The brain-gut axis is a bidirectional communication system between the brain and the GM through multiple pathways, including the VN, the immune system, neuroendocrine pathways, and bacteria-derived metabolites114, of which the afferent vagal pathway is suggested to be the most important115. The VN can sense the bacterial compounds or metabolites secreted from the GM through its afferent projections and can transmit this gut information to the CNS where it is integrated and adaptive or inappropriate responses are generated, the latter of which can perpetuate pathological conditions in the digestive tract or favor neurodegenerative diseases116,117. Therefore, focusing on the VN might help restore the homeostasis of the microbiota-gut-brain axis to treat these diseases. Compelling evidence have shown that VNS can ameliorate gut dysbiosis-induced pro-inflammatory effects, and VNS may rescue decreased gut mucosal integrity by upregulating enteric glial cells, reducing systemic proinflammatory cytokines, promoting recovery as well as modulating immune functions118,119. With regard to the effect of VNS/ta-VNS on the GM profile, there is only the paper by Haney et al. and although their results were neutral, the authors concluded that VNS remains a promising experimental and therapeutic modality for manipulating GM communities120. Here, we hypothesize that VNS/ta-VNS can play a positive role in the treatment of PCOS by maintaining the GM homeostasis, and this is worth studying in the future.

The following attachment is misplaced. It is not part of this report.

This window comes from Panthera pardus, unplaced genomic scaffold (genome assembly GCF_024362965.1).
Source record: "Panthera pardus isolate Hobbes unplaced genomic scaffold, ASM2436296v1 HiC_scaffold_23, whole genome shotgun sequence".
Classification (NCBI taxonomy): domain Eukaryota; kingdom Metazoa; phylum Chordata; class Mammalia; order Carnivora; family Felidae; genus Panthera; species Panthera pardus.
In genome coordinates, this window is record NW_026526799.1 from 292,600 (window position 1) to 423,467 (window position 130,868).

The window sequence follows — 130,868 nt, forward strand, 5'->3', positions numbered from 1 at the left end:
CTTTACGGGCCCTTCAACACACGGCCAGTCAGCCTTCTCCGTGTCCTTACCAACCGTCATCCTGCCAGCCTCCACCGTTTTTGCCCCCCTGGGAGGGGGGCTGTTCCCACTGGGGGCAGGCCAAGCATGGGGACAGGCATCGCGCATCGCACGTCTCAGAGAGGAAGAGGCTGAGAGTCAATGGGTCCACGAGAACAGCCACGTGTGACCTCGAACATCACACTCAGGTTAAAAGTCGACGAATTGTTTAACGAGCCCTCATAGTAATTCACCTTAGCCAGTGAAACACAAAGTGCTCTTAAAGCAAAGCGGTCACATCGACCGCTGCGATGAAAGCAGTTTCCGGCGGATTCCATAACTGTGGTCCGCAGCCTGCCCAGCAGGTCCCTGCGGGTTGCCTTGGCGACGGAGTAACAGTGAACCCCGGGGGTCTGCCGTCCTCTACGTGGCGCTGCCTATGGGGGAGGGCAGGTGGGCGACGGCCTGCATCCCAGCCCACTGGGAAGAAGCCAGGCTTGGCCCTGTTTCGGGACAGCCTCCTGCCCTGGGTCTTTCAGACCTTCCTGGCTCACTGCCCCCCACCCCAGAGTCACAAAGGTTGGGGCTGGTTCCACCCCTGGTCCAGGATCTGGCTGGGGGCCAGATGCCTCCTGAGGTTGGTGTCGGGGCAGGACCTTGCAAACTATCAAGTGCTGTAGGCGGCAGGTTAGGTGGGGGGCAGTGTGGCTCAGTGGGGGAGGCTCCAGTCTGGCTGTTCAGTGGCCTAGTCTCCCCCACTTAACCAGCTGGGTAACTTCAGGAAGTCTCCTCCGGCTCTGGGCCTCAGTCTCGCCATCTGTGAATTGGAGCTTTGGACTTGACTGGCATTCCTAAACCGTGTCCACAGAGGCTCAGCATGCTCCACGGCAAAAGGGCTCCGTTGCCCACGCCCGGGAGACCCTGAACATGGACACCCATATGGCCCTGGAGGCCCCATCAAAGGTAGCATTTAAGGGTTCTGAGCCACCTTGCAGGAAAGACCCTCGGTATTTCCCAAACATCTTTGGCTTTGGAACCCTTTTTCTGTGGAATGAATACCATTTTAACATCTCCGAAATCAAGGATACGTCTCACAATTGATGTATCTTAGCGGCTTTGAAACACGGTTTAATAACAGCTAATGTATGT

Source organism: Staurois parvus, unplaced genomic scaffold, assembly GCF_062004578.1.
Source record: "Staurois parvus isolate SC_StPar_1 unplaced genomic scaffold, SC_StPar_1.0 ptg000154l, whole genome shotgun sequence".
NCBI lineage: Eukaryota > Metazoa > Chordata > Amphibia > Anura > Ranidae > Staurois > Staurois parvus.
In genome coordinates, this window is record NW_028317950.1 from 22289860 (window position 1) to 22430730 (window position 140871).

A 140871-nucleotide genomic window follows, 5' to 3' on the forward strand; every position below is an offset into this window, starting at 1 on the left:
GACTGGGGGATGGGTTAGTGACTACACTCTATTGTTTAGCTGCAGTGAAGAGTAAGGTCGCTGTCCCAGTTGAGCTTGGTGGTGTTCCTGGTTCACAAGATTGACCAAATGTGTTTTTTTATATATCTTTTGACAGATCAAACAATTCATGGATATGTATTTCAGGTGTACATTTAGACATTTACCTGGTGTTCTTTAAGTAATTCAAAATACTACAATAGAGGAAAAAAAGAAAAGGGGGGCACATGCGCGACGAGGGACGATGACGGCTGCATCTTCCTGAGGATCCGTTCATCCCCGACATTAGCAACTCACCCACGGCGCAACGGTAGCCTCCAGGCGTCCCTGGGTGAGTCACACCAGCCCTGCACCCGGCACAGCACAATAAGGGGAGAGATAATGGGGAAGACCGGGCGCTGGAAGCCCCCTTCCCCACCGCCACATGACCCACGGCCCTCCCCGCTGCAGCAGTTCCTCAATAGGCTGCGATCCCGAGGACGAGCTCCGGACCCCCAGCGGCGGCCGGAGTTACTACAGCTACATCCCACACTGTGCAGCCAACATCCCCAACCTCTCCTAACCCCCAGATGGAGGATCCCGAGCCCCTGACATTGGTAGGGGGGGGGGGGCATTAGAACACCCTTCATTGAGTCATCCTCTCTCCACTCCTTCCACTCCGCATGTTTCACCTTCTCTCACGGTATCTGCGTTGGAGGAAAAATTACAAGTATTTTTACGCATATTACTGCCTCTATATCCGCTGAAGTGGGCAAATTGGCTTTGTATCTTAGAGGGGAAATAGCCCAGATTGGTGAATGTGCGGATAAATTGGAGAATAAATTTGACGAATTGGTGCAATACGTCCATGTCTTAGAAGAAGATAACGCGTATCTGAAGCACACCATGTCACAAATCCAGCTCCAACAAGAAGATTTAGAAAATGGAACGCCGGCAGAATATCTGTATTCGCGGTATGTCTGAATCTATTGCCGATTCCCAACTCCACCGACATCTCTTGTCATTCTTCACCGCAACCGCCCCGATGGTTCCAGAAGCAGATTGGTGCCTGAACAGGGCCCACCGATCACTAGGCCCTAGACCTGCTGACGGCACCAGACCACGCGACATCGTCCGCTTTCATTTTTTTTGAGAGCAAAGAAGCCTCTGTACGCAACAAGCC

Restoring the sympatho-vagal balance to improve CVD outcomes

CVD is one of the important long-term complications in PCOS patients and is a general clustering of cardiac risk factors. Multiple studies have indicated the relationship between PCOS and an increased risk of CVD121. Hudecova et al. found that middle-aged patients with PCOS showed more pronounced endothelial dysfunction in comparison to their age-matched controls122. Another 21-year follow-up study indicated that women with PCOS had a higher prevalence of hypertension and increased triglyceride levels during their postmenopausal period than controls123. Mani et al. reported a high incidence and age-group-specific prevalence of T2DM, myocardial infarction, and angina among women with PCOS, and over a quarter of them had myocardial infarction or angina when they were older than 65 years124. The underlying links between PCOS and CVD are complex and involve various interacting cardiovascular and metabolic factors. These pathophysiological processes include visceral obesity, IR, impaired glucose and lipid homeostasis, HA, and chronic low-grade inflammatory status, all of which appear to responsible for making women with PCOS more prone to developing CVD125,126. Consequently, all women with PCOS should be assessed for cardiovascular risk factors. Lifestyle management is recommended as the first-line therapy to prevent primary CVD, and insulin sensitizers, cholesterol-lowering drugs, and other drugs should be administered if dyslipidemia or other risk factors persist127.